Drug War Chronicle

comprehensive coverage of the War on Drugs since 1997

Chronicle AM: FBI to Investigate Fatal Houston Drug Raid, NH Legal Pot Bill Advances, More... (2/21/19)

The fallout from that fatal January Houston drug raid continues, a New Hampshire pot legalization bill advances, so does a Florida bill to allow smokable medical marijuana, and more.

This could be legal soon in New Hampshire if that marijuana legalization bill keeps moving. (IRIN)
Marijuana Policy

Illinois Governor Uses Budget Address to Call for Legalization. As he unveiled his first annual budget Wednesday, Gov. J,B. Pritzker called for marijuana legalization and taxation to help pay for $1.1 billion in new spending. He also called for the legalization and taxation of sports betting, as well as raising money with new taxes on plastic bags, e-cigs, and raising the cigarette tax.

New Hampshire Legalization Bill Narrowly Wins House Committee Vote. The House Criminal Justice and Public Safety Committee voted 10-9 to recommend passage of HB 481, which would legalize up to an ounce for adults and create a system of taxed and regulated sales. Adults could also grow up to six plants. The narrow margin of victory in committee suggests a tough fight to pass it on the House floor.

North Dakota Decriminalization Bill Narrowly Defeated. A bill that would have decriminalized the possession of up to ounce was defeated on a 47-43 vote in the House Wednesday. HB 1155’s defeat means legalization proponents in the state will gear up for a legalization initiative next year.

Medical Marijuana

Arizona House Committee Approves Bill to Protect Edibles, Extracts. The House Committee on Public Safety voted 5-2 Wednesday to approve HB 2149. The measure would specify that the 2010 voter-approved medical marijuana law also includes any products made from its resins. In a case pending before state courts, the state has argued that edibles and hashish are not included in the law.

Florida Bill to Allow Smokable Medical Marijuana Heads for Senate Floor Vote. The Senate Rules Committee voted Wednesday to approve SB 182, which would end the state’s ban on smokable medical marijuana. That means the measure will head for a Senate floor vote weeks ahead of a March 15 deadline set by Gov. Ron DeSantis, who has threatened litigation if the legislature doesn’t act.

Michigan Appeals Court Rules Against Worker Not Hired for Medical Marijuana Use. The state Court of Appeals ruled Tuesday against a woman who had a job offer rescinded because she tested positive for marijuana—even though she had a medical marijuana card. The ruling is a boon for employers who apply zero-tolerance substance abuse policies.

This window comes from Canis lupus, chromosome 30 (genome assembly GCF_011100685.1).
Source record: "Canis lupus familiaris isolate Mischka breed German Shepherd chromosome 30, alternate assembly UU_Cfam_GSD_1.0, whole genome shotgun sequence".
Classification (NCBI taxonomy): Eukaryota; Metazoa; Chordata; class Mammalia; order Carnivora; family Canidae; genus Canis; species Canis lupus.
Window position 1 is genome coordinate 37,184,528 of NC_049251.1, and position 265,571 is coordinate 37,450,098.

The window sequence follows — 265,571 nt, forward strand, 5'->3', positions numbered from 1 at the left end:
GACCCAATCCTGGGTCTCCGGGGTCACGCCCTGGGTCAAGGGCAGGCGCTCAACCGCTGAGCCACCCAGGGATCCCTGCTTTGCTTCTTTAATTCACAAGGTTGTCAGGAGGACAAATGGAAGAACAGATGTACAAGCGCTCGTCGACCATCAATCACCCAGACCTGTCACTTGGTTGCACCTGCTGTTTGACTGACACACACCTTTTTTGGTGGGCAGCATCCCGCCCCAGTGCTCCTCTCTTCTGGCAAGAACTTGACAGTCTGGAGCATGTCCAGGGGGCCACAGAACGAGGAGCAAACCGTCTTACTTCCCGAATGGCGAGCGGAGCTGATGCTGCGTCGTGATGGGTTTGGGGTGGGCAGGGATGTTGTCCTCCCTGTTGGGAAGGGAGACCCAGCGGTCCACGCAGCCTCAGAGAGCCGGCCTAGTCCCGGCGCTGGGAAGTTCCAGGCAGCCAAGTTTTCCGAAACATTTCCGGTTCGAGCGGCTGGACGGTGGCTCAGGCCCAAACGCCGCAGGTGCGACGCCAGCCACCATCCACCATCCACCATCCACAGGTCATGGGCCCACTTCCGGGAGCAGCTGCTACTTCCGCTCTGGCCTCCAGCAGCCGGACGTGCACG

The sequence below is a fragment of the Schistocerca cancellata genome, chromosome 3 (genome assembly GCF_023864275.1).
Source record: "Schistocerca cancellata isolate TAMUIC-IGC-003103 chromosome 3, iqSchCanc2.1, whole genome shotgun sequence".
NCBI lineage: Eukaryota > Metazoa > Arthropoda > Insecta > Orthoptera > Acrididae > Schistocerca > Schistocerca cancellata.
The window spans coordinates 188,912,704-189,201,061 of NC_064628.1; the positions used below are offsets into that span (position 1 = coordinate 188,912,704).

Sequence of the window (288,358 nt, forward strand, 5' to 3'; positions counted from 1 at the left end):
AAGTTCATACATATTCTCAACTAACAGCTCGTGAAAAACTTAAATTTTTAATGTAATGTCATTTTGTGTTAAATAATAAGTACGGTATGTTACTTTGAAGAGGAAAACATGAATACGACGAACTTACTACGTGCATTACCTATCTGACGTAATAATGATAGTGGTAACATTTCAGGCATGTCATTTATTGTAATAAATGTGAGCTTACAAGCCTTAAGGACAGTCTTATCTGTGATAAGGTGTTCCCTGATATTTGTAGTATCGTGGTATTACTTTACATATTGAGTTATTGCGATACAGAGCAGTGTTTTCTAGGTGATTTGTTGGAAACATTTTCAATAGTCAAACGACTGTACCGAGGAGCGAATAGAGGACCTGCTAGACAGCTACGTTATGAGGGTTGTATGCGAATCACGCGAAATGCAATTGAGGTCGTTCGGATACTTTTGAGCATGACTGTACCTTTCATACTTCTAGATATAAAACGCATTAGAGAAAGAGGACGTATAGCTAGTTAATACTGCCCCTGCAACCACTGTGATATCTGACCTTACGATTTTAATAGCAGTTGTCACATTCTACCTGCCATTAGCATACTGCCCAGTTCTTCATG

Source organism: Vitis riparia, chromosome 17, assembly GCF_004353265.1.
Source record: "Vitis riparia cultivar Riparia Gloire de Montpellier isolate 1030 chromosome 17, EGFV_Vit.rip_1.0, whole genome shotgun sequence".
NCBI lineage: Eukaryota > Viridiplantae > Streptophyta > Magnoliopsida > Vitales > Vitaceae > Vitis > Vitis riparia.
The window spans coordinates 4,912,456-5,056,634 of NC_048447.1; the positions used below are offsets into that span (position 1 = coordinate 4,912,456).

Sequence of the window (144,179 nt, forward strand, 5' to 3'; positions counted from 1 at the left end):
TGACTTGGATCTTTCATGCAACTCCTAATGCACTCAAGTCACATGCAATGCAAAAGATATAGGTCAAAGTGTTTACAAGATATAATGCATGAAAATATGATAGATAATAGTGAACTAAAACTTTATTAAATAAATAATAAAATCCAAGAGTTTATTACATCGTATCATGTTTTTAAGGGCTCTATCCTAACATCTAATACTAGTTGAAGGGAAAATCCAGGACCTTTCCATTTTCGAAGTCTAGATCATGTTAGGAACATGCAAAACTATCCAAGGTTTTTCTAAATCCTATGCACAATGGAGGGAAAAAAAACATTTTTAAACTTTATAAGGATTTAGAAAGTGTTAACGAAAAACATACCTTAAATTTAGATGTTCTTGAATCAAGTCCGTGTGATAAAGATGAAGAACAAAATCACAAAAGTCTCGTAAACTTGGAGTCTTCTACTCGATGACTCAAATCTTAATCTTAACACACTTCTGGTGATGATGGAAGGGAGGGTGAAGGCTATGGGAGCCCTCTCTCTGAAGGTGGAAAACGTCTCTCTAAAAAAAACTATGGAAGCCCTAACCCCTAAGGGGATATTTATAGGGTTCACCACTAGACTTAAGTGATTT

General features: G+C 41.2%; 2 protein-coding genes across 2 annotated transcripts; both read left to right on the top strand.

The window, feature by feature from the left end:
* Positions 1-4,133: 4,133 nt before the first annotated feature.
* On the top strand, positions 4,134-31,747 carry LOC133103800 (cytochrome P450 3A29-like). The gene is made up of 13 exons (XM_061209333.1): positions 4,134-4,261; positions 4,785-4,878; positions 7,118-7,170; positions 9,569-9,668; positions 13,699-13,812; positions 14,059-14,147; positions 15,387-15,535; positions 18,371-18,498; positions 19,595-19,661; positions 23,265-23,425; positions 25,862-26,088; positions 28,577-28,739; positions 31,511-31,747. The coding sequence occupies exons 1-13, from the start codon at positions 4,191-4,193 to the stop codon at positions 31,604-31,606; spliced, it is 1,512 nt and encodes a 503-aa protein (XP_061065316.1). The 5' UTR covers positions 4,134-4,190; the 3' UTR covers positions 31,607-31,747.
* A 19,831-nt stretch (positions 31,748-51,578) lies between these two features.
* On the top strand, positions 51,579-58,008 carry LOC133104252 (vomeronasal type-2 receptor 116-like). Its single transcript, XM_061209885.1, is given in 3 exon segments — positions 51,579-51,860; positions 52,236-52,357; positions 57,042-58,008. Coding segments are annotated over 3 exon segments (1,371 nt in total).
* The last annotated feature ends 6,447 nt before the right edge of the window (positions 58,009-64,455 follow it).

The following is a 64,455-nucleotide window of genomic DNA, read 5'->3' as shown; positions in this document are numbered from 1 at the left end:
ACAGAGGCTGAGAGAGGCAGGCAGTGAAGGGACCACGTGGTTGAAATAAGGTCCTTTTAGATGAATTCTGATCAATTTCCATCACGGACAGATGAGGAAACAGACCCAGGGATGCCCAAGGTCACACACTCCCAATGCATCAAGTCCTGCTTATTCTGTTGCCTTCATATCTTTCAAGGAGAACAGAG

Asset Forfeiture

North Dakota House Approves Civil Asset Forfeiture Bill. The House on Wednesday approved a civil asset forfeiture reform bill on a 57-33 vote. HB 1286 would not end civil asset forfeiture, but would raise the standard of proof from "a preponderance" of the evidence to "clear and compelling evidence." It would also require a criminal conviction before civil asset forfeiture could proceed. The bill now goes to the Senate, which defeated similar legislation in 2017.

Law Enforcement

Two House Republicans Urge State Department to Label Cartels as Terrorist Organizations. A pair of conservative House Republicans, Reps. Mark Green (TN) and Chip Roy (TX), sent a letter Wednesday to Secretary of State Mike Pompeo asking the State Department to label drug cartels as terrorist organizations. The proposal would "further stigmatize these groups both at home and abroad," the pair wrote. "These cartels have utilized barbaric tactics including those adopted by [the Islamic State in Iraq and Syria] ISIS and al Qaeda – murdering and torturing innocents, destabilizing countries and assassinating members of law enforcement," Green added in a statement. Drug cartels differ from terrorist organizations, though, in that they have no political agenda (other than being left alone to go about their business), a key component of the definition of terrorism.

FBI Opens Civil Rights Investigation into Deadly Houston Drug Raid. The FBI has opened a civil rights investigation into a January drug raid in Houston that left two people dead and five police officers wounded. The raid was based on falsified search warrant affidavits claiming informants had bought heroin at the house, but the homeowners, who were killed, possessed no heroin at all—only small, personal use amounts of marijuana and possibly cocaine. Fallout from the case has already resulted in one officer being suspended, an end to no-knock raids in the city, and the review of more than 1,400 cases linked to the lying officer. 

This Week's Corrupt Cops Stories

A West Virginia deputy sheriff gets caught up in an FBI drug dealing investigation, a Georgia prison guard gets nailed for taking bribes to smuggle pot into the joint, and more.

In Hamilton, Ohio, a state prison guard was arrested last Friday for allegedly smuggling drugs into the prison. Daniel Garvey, 28, is charged with illegal conveyance of drugs, trafficking in drugs, and possession of drugs. No details about what led up to the arrest are available.

In Atlanta, a former Georgia prison guard was convicted last Friday of accepting payments to smuggle drugs and other contraband into a state prison. Jokelra Copeland, 32, was found to have repeatedly smuggled packages of marijuana into the prison and to have accepted at least $13,000 in bribes. Copeland was one of 68 Georgia corrections officers arrested by the FBI in 2016 following an extensive federal investigation into officers smuggling contraband into prisons for money while others used their credentials to protect drug deals on the outside, according to the DOJ.